The African Union on Thursday suspended Sudan, demanding a civilian-led transition authority to resolve a crisis which has claimed over 100 lives.
“The AU Peace and Security Council has with immediate effect suspended the participation of the Republic of Sudan in all AU activities until the effective establishment of a Civilian-led Transitional Authority, as the only way to allow Sudan to exit from the current crisis,” the AU posted on Twitter.
Meanwhile, Ethiopia will launch a mediation effort on Friday, diplomatic sources in Khartoum said.
Ethiopian Prime Minister Abiy Ahmed was due to visit Khartoum on Friday to try to mediate between the military and an opposition alliance, a diplomatic source at the Ethiopian embassy in Khartoum said.
The source told reporters that Abiy would meet members of the Transitional Military Council and the opposition’s Declaration of Freedom and Change Forces during his one-day visit.
Ethiopia hosts the headquarters of the African Union but it was not clear if Abiy would be acting under AU auspices.
Disputed death toll –
The Sudanese Health Ministry said on Thursday that 61 people had been killed in the crackdown but the opposition put the toll at 108.
The action was led by the Rapid Support Forces (RSF) paramilitary force, witnesses said. Troops fired on unarmed protesters then mounted a wider operation crackdown in the following days, they said.
The RSF, commanded by the military council’s deputy leader General Mohamed Hamdan Dagalo, was built up from militias that fought insurgents in Sudan’s western Darfur region during a civil war that began in 2003.
The militias are accused of involvement in widespread atrocities in Darfur, and Bashir was indicted in 2009 and 2010 by the International Criminal Court for war crimes and genocide – charges he denies. He is now detained in Khartoum.
Amnesty International called for international action against the military rulers and condemned the RPF for its role in the violence.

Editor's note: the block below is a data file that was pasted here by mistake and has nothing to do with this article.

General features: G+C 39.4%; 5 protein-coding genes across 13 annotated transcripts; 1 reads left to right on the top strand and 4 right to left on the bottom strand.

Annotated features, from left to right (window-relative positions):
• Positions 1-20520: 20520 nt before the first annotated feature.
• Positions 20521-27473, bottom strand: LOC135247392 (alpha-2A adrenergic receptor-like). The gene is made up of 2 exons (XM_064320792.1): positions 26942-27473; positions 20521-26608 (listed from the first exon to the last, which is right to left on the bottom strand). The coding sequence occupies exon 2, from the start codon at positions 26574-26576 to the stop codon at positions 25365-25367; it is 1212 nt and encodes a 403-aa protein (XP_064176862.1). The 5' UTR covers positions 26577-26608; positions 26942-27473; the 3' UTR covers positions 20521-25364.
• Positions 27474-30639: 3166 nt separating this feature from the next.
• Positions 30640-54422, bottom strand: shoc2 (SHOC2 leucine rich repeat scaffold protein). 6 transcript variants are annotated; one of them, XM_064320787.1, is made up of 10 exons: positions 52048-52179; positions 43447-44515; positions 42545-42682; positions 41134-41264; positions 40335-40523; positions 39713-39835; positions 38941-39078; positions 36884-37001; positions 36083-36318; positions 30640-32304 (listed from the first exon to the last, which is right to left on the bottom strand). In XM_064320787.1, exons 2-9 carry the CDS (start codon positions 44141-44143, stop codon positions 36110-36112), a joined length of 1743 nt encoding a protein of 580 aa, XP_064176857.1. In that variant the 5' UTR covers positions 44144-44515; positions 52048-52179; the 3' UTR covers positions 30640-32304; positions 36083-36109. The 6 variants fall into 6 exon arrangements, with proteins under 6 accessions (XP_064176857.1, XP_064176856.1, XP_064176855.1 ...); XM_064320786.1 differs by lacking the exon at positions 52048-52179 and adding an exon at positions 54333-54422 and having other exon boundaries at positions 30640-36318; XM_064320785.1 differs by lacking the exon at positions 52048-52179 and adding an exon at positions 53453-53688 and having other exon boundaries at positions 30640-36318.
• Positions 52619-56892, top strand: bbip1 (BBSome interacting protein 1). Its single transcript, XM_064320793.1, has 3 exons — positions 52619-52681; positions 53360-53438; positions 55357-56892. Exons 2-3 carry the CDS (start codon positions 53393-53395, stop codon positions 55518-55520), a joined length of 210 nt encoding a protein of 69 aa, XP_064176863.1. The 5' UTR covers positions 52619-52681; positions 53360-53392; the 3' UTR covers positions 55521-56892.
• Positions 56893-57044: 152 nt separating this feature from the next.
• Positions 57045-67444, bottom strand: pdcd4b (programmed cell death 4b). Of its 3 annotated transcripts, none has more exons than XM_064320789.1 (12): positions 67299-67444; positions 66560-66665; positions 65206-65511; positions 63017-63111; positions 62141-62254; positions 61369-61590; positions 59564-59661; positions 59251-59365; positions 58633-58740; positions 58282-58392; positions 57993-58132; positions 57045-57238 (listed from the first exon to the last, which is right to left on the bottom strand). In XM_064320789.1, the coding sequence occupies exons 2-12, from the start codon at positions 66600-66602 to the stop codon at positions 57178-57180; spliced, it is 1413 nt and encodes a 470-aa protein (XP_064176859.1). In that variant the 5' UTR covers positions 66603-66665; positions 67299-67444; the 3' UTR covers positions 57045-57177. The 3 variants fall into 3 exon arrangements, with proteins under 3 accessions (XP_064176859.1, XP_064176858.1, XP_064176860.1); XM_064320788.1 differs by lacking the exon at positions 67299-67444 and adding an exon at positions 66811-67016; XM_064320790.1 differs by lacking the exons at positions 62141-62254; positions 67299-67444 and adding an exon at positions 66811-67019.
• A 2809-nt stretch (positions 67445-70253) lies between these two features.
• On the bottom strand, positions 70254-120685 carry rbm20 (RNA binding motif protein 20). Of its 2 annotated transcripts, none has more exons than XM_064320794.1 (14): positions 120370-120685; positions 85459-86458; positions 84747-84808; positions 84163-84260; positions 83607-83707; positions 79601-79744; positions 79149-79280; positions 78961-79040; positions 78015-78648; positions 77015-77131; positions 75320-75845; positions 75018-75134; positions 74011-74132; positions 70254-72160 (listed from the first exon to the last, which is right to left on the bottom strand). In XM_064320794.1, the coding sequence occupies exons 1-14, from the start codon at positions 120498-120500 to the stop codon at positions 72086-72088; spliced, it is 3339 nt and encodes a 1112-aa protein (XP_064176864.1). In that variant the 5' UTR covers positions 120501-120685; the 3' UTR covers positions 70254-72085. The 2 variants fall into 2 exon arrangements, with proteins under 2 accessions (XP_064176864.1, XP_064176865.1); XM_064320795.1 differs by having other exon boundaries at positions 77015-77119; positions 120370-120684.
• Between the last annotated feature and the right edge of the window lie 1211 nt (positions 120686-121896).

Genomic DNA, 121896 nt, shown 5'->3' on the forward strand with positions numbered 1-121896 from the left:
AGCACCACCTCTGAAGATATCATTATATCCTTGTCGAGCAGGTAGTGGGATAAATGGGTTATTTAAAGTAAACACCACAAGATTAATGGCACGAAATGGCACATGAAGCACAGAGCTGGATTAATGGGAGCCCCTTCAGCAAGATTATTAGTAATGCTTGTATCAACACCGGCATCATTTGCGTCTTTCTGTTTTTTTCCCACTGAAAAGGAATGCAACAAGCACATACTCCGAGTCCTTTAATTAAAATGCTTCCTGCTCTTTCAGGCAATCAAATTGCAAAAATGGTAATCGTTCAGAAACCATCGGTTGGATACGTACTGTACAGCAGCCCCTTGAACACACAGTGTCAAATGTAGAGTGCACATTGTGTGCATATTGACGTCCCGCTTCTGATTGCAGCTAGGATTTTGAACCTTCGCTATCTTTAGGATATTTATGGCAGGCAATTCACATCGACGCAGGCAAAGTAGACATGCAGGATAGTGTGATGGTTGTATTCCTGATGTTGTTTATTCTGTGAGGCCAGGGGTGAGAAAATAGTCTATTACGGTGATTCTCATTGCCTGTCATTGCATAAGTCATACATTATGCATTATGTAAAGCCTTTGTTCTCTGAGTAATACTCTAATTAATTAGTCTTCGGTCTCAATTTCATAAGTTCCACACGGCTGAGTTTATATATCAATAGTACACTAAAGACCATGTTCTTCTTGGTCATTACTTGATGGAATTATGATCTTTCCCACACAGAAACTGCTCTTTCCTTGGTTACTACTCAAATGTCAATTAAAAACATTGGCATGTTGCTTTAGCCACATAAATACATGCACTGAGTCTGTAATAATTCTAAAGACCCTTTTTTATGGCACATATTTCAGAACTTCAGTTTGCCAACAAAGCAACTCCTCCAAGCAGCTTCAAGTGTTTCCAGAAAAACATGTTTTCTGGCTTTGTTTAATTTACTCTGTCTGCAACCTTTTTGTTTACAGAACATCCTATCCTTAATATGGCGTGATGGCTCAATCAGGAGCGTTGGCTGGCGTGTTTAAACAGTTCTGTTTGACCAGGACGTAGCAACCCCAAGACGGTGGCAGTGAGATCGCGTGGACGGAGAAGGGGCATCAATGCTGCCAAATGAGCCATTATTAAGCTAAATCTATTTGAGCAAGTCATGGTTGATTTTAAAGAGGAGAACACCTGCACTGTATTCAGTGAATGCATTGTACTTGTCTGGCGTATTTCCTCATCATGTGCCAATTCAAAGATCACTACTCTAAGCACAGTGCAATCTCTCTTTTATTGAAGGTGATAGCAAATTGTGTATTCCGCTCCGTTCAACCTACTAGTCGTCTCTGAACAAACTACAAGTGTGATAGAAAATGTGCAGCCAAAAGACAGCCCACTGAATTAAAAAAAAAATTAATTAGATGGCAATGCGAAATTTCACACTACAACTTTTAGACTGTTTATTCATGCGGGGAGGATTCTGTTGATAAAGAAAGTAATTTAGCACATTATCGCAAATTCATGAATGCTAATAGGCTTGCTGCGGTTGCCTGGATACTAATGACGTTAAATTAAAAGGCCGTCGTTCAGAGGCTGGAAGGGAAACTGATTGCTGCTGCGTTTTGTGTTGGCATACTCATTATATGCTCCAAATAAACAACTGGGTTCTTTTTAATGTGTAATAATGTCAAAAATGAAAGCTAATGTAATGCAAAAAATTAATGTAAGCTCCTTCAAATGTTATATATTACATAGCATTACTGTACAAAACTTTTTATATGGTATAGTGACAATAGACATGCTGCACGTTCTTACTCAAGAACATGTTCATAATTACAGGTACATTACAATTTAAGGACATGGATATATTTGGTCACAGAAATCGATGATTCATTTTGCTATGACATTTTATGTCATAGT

“The RSF, the special military force which killed, raped and tortured thousands in Darfur, brings its murderous rampage to the capital,” Amnesty said.
“Reports that bodies have been dumped in the river demonstrate the utter depravity of these so-called security forces.”
The military council has denied the force was involved in any illegal actions and said it was facing a negative media campaign “from hostile parties”. The raid was targeting criminals in an area adjacent to the camp, it said.
Meanwhile, Sudanese authorities have admitted dozens of people were killed when security forces stormed a weeks-long sit-in outside the military headquarters in Khartoum.
But doctors said Wednesday that 40 bodies had been pulled from the Nile, sending the death toll soaring to at least 108.
The military ousted longtime president Omar al-Bashir in April after months of protests against his authoritarian rule.
But thousands of demonstrators had remained camped out in front of the army headquarters calling for the generals to cede power to civilians.
The AU had urged the generals to ensure a smooth transition of power, but the brutal crackdown to disperse protesters Monday saw pressure mount on the AU to hold those responsible for the violence to justice.